GAINESVILLE, Fla. – A day at the office for staff at the University of Florida's College of Veterinary Medicine involved examining a 376-pound alligator named Brooke, who was reportedly exhibiting symptoms of some type of ailment.
Brooke is a resident of the popular St. Augustine Alligator Farm Zoological Park, which is less than a two-hour drive from the university.
Veterinarians said while at their facility they conducted blood tests and performed a CT scan to determine why the reptile exhibited intermittent head-rolling while in its lagoon.
After a series of medical tests, the team determined that Brooke was suffering from an ear infection.
The college did not state what type of medicine one should give a nearly 400-pound reptile suffering from a painful earache but posted on its Facebook page, "We hope he’ll be on his way to recovery soon."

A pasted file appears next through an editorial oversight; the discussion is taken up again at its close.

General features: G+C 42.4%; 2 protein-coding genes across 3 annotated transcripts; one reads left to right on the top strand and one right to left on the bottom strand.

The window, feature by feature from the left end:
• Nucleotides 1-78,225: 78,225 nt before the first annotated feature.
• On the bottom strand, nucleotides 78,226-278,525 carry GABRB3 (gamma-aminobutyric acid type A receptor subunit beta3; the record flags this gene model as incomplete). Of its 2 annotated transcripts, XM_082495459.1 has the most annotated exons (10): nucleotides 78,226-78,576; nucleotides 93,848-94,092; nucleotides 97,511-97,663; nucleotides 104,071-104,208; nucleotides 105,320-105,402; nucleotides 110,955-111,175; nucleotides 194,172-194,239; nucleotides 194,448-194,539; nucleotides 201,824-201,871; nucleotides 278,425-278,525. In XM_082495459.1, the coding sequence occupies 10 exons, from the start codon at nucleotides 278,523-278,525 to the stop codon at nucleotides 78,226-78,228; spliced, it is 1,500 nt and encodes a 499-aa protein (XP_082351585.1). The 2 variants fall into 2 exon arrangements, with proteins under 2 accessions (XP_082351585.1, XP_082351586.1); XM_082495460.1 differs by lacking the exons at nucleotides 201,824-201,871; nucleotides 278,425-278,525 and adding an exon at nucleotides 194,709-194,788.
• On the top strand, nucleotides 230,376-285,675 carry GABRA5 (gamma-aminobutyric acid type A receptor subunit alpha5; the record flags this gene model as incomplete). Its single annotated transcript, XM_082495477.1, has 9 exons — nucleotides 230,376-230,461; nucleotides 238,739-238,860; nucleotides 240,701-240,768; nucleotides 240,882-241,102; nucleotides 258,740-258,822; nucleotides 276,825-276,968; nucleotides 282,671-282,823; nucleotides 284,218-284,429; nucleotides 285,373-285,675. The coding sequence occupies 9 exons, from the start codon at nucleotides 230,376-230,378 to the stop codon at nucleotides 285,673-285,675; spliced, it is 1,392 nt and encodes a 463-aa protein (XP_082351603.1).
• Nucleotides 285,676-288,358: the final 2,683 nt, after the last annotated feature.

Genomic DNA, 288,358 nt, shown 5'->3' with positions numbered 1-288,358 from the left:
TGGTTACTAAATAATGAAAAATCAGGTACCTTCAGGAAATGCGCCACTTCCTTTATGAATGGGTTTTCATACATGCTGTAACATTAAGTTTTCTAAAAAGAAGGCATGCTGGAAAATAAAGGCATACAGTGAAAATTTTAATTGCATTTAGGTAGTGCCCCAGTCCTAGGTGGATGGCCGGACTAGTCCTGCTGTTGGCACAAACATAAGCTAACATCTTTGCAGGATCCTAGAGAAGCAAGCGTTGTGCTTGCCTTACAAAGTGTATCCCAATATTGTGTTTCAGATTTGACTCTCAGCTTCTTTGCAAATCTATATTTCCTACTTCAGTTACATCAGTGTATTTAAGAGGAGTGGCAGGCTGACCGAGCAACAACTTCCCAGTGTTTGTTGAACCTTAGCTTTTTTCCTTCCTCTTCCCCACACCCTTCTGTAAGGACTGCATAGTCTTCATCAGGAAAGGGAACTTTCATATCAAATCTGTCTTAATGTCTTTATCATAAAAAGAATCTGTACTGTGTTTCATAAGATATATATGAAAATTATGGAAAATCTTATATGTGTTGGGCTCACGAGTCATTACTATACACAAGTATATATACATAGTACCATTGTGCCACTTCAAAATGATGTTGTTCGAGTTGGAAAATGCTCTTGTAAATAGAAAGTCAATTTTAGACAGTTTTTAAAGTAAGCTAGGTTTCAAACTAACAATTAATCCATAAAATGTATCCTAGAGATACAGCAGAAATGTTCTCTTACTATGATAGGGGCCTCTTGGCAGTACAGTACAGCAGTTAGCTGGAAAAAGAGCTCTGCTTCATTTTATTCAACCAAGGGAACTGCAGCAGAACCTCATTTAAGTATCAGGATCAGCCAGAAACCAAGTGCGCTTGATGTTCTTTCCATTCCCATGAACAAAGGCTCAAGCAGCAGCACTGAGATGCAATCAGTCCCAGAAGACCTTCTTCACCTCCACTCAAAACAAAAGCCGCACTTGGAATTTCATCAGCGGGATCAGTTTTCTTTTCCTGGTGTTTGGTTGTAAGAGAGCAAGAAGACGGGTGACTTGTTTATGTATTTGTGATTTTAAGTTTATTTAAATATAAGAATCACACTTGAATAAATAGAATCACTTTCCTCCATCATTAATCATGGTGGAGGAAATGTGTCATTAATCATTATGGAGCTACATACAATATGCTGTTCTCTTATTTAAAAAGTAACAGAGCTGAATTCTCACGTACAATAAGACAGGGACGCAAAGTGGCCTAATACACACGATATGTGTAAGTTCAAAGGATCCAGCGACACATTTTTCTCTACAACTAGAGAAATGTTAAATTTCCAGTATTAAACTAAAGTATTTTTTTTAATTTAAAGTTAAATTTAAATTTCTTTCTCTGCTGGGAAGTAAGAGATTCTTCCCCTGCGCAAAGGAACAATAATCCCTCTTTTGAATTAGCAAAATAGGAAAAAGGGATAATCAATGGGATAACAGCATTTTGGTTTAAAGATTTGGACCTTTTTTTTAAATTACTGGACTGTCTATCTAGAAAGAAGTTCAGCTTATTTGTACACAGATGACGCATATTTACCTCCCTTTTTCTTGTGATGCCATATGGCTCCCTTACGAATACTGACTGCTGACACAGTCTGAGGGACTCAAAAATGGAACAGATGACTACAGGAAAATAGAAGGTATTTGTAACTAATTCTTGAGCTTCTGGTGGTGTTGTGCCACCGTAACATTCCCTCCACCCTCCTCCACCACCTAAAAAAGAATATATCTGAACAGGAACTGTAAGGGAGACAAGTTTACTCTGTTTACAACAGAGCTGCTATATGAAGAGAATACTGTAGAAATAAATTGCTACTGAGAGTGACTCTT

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The examination was not the first time the Gainesville-based university has treated a unique animal.
Staff has attended to the needs of horses, snakes, lizards and plenty of other reptiles since its establishment in the 1970s.
According to the university, the center has received global recognition for its specialization in reptile care.
In 2020, the college received international attention for its treatment of "Bob," a 660-pound alligator from the same zoological park in St. Augustine.
The 12-foot, 4-inch reptile was determined to be suffering from a bone infection and was given antibiotic therapy.
Curators at the St. Augustine Alligator Farm Zoological Park are always happy to work with the university for the betterment of their animals.
"Thanks for taking such amazing care of our animals," park staff wrote on a recent social media update on Brooke’s examination.
There's no word yet on when alligator will be back in its lagoon for visitors stop by and see the sights at one of the country’s oldest zoos.